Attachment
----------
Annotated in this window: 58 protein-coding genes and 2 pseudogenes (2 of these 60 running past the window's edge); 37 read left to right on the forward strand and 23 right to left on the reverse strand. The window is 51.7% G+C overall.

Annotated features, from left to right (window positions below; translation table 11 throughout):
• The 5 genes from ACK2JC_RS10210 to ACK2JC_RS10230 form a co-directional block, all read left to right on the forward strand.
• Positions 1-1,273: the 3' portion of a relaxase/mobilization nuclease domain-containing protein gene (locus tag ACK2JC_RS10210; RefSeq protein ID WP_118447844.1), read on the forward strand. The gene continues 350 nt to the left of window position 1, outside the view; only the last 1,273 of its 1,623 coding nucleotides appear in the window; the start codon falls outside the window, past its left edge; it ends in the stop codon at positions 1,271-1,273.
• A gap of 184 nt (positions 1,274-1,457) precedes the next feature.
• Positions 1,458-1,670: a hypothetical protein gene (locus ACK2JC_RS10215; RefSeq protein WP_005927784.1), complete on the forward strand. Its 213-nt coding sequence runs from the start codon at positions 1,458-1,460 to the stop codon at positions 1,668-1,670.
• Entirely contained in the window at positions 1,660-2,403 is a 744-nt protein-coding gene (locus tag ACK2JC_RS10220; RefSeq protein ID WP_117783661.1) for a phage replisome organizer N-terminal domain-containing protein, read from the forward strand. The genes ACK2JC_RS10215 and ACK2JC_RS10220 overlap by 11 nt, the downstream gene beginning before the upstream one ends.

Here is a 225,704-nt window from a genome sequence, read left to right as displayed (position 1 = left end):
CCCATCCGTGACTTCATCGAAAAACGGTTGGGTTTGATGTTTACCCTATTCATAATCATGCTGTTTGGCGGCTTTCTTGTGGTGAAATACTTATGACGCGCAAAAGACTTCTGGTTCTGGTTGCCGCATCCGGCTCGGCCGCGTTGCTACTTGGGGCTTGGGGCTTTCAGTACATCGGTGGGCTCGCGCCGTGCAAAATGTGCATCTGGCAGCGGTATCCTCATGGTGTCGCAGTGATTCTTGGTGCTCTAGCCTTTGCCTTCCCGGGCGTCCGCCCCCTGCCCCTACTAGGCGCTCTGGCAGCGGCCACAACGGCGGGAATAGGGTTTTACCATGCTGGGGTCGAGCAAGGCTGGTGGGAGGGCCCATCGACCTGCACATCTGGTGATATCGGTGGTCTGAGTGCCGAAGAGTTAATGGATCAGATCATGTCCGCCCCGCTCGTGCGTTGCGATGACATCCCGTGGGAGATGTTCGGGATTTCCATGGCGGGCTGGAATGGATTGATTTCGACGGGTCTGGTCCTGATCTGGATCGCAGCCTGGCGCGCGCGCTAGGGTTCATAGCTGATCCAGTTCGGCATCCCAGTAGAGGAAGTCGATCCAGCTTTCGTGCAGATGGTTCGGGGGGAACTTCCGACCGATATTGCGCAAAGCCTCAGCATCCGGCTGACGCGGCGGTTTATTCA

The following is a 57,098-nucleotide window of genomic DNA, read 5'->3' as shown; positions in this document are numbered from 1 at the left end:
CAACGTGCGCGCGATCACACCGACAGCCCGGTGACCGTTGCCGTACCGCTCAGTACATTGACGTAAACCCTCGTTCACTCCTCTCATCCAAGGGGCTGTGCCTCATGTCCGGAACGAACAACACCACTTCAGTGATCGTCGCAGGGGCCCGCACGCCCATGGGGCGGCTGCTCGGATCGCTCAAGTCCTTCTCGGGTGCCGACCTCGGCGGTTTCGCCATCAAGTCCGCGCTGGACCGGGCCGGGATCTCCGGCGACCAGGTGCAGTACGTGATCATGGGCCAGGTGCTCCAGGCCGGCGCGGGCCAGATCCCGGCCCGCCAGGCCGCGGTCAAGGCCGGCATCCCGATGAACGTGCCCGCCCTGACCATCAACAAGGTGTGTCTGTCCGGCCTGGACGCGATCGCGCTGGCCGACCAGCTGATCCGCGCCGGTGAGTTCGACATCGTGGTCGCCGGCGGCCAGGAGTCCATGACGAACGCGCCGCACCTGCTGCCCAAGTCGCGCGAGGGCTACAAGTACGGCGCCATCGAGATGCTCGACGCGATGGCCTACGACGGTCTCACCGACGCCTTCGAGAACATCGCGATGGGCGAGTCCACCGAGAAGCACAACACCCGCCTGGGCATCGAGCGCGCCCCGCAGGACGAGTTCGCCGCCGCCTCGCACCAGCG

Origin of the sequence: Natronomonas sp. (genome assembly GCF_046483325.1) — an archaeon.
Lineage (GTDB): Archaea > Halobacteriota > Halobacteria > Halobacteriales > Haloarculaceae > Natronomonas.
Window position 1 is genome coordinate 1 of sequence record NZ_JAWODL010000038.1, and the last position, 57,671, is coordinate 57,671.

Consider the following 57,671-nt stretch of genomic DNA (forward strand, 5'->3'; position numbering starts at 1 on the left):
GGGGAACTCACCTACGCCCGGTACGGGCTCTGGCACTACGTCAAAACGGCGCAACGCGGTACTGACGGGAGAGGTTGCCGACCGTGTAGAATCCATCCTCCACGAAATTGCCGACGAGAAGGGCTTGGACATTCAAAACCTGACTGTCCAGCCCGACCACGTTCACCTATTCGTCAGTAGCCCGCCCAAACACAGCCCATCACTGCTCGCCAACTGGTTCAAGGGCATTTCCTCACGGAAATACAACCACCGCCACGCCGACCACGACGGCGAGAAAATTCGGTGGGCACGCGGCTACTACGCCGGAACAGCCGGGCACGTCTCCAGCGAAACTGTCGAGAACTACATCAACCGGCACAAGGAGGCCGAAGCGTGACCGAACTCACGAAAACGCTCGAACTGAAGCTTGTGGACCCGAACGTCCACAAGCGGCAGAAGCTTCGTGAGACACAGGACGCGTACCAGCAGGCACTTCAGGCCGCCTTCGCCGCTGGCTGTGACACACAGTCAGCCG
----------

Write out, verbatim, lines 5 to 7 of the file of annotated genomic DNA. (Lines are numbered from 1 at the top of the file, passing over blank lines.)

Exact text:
• A gap of 184 nt (positions 1,274-1,457) precedes the next feature.
• Positions 1,458-1,670: a hypothetical protein gene (locus ACK2JC_RS10215; RefSeq protein WP_005927784.1), complete on the forward strand. Its 213-nt coding sequence runs from the start codon at positions 1,458-1,460 to the stop codon at positions 1,668-1,670.
• Entirely contained in the window at positions 1,660-2,403 is a 744-nt protein-coding gene (locus tag ACK2JC_RS10220; RefSeq protein ID WP_117783661.1) for a phage replisome organizer N-terminal domain-containing protein, read from the forward strand. The genes ACK2JC_RS10215 and ACK2JC_RS10220 overlap by 11 nt, the downstream gene beginning before the upstream one ends.